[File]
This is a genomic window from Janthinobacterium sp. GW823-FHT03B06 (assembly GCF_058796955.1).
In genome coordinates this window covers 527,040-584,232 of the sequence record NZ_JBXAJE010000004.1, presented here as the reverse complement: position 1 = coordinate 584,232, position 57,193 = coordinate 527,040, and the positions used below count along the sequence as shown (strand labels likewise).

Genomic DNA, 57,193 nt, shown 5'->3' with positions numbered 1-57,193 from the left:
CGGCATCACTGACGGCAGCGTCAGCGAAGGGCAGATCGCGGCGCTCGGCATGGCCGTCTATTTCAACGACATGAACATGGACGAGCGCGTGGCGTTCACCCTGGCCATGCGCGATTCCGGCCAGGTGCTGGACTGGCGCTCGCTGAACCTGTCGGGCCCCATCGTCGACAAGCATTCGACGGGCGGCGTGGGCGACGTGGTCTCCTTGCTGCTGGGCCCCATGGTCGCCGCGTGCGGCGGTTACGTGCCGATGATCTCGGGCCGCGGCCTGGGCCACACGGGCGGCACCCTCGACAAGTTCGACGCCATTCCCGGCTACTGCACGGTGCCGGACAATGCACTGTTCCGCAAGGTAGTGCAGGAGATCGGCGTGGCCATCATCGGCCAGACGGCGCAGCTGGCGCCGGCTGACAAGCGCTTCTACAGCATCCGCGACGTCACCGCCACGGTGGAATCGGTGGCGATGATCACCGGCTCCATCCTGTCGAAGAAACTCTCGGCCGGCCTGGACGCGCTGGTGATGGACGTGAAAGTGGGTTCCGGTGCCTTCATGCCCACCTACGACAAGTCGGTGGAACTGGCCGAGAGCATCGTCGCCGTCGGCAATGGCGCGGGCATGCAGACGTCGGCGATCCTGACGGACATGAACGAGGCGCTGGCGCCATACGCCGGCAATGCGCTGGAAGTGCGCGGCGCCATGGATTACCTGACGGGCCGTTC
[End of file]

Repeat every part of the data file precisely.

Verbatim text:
This is a genomic window from Janthinobacterium sp. GW823-FHT03B06 (assembly GCF_058796955.1).
In genome coordinates this window covers 527,040-584,232 of the sequence record NZ_JBXAJE010000004.1, presented here as the reverse complement: position 1 = coordinate 584,232, position 57,193 = coordinate 527,040, and the positions used below count along the sequence as shown (strand labels likewise).

Genomic DNA, 57,193 nt, shown 5'->3' with positions numbered 1-57,193 from the left:
CGGCATCACTGACGGCAGCGTCAGCGAAGGGCAGATCGCGGCGCTCGGCATGGCCGTCTATTTCAACGACATGAACATGGACGAGCGCGTGGCGTTCACCCTGGCCATGCGCGATTCCGGCCAGGTGCTGGACTGGCGCTCGCTGAACCTGTCGGGCCCCATCGTCGACAAGCATTCGACGGGCGGCGTGGGCGACGTGGTCTCCTTGCTGCTGGGCCCCATGGTCGCCGCGTGCGGCGGTTACGTGCCGATGATCTCGGGCCGCGGCCTGGGCCACACGGGCGGCACCCTCGACAAGTTCGACGCCATTCCCGGCTACTGCACGGTGCCGGACAATGCACTGTTCCGCAAGGTAGTGCAGGAGATCGGCGTGGCCATCATCGGCCAGACGGCGCAGCTGGCGCCGGCTGACAAGCGCTTCTACAGCATCCGCGACGTCACCGCCACGGTGGAATCGGTGGCGATGATCACCGGCTCCATCCTGTCGAAGAAACTCTCGGCCGGCCTGGACGCGCTGGTGATGGACGTGAAAGTGGGTTCCGGTGCCTTCATGCCCACCTACGACAAGTCGGTGGAACTGGCCGAGAGCATCGTCGCCGTCGGCAATGGCGCGGGCATGCAGACGTCGGCGATCCTGACGGACATGAACGAGGCGCTGGCGCCATACGCCGGCAATGCGCTGGAAGTGCGCGGCGCCATGGATTACCTGACGGGCCGTTC